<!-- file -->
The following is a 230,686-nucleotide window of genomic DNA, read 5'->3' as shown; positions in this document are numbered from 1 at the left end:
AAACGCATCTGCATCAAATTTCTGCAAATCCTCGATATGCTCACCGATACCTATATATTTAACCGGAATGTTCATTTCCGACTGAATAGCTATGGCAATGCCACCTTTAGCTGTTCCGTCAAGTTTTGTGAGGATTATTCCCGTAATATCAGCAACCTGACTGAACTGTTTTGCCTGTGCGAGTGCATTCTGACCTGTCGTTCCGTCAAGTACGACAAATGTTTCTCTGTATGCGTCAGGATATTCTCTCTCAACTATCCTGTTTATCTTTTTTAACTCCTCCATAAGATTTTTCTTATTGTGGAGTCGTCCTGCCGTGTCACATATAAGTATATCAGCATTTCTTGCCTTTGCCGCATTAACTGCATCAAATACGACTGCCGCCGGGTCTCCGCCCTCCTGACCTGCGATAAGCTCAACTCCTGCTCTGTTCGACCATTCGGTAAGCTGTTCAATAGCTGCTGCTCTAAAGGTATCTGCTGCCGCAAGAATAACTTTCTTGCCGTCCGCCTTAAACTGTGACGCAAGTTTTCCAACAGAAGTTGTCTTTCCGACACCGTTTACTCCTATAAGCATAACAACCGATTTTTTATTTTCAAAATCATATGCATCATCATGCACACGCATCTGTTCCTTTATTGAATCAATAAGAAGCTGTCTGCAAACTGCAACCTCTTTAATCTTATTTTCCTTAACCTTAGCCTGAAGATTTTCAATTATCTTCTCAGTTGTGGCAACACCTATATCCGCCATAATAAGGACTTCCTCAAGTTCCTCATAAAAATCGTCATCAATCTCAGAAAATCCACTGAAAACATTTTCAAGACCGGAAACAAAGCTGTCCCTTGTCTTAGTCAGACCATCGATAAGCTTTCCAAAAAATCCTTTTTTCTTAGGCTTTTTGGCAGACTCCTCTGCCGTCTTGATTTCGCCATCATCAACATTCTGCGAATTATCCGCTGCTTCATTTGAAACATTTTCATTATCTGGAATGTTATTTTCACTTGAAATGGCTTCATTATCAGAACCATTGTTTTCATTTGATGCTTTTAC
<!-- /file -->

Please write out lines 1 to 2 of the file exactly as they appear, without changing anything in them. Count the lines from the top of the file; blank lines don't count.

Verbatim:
The following is a 230,686-nucleotide window of genomic DNA, read 5'->3' as shown; positions in this document are numbered from 1 at the left end:
AAACGCATCTGCATCAAATTTCTGCAAATCCTCGATATGCTCACCGATACCTATATATTTAACCGGAATGTTCATTTCCGACTGAATAGCTATGGCAATGCCACCTTTAGCTGTTCCGTCAAGTTTTGTGAGGATTATTCCCGTAATATCAGCAACCTGACTGAACTGTTTTGCCTGTGCGAGTGCATTCTGACCTGTCGTTCCGTCAAGTACGACAAATGTTTCTCTGTATGCGTCAGGATATTCTCTCTCAACTATCCTGTTTATCTTTTTTAACTCCTCCATAAGATTTTTCTTATTGTGGAGTCGTCCTGCCGTGTCACATATAAGTATATCAGCATTTCTTGCCTTTGCCGCATTAACTGCATCAAATACGACTGCCGCCGGGTCTCCGCCCTCCTGACCTGCGATAAGCTCAACTCCTGCTCTGTTCGACCATTCGGTAAGCTGTTCAATAGCTGCTGCTCTAAAGGTATCTGCTGCCGCAAGAATAACTTTCTTGCCGTCCGCCTTAAACTGTGACGCAAGTTTTCCAACAGAAGTTGTCTTTCCGACACCGTTTACTCCTATAAGCATAACAACCGATTTTTTATTTTCAAAATCATATGCATCATCATGCACACGCATCTGTTCCTTTATTGAATCAATAAGAAGCTGTCTGCAAACTGCAACCTCTTTAATCTTATTTTCCTTAACCTTAGCCTGAAGATTTTCAATTATCTTCTCAGTTGTGGCAACACCTATATCCGCCATAATAAGGACTTCCTCAAGTTCCTCATAAAAATCGTCATCAATCTCAGAAAATCCACTGAAAACATTTTCAAGACCGGAAACAAAGCTGTCCCTTGTCTTAGTCAGACCATCGATAAGCTTTCCAAAAAATCCTTTTTTCTTAGGCTTTTTGGCAGACTCCTCTGCCGTCTTGATTTCGCCATCATCAACATTCTGCGAATTATCCGCTGCTTCATTTGAAACATTTTCATTATCTGGAATGTTATTTTCACTTGAAATGGCTTCATTATCAGAACCATTGTTTTCATTTGATGCTTTTAC